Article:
But, before the present time with our tens of thousands of Christian denominations, and before the Reformation that shifted the focus of Christianity from the decisions of church councils and the Pope to the Bible as the principle source of guidance, and before the great schism about a thousand years ago, even before there were arguments over the nature of Christ, the Trinity and whether Mary was the mother of God in the beginning of the age of Christendom (fourth century), even before there was a Catholic church (110 A.D.) there was original primitive Christianity.
While some of the focus of Christianity remains, much has changed over the millennia. The question is whether all or even any of the different traditions that have developed are correct, or the original believers were the ones that actually got it the most right. The place to start is by looking at the beliefs and practices of original, primitive Christianity, and seriously consider embracing them again even though some of them may be radically different from what you or I hold today.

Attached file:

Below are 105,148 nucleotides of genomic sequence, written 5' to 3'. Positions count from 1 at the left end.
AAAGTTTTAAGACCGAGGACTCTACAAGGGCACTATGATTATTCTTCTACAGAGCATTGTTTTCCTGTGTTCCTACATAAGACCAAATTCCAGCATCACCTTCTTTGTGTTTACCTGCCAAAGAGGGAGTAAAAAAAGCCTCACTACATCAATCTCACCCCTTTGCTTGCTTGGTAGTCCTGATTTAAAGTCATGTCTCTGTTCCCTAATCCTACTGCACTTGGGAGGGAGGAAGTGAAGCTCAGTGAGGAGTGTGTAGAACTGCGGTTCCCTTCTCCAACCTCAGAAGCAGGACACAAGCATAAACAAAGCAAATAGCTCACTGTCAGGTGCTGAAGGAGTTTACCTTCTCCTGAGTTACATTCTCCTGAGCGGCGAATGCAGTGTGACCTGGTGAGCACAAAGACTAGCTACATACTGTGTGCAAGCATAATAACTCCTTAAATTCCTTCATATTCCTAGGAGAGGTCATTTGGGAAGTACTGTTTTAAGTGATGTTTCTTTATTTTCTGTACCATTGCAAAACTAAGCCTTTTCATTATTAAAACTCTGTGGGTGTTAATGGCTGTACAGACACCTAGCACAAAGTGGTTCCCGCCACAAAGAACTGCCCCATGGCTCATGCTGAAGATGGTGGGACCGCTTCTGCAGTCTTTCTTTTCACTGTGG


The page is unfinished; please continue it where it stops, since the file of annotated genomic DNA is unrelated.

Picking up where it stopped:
In the days of original, primitive Christianity:
(In the listings below hyperlinks offer more information on the point being made.)
Elements usually still held today:
- Jesus was followed as the risen Savior.
- Believers held the words of Jesus close to their hearts. (Luke 24:32, Acts 2:42)
Elements still held today by some:
- The receiving and leading of the holy spirit, including the manifestations, was paramount. Many displayed the manifestations of the Spirit including prophecy, however, false prophecy was to be recognized and rejected. (Matt 7:15-19,2Pet 2:1)
- Believers did more than go to church together, they often worked, ate and lived together, bonded together in fellowship by faith.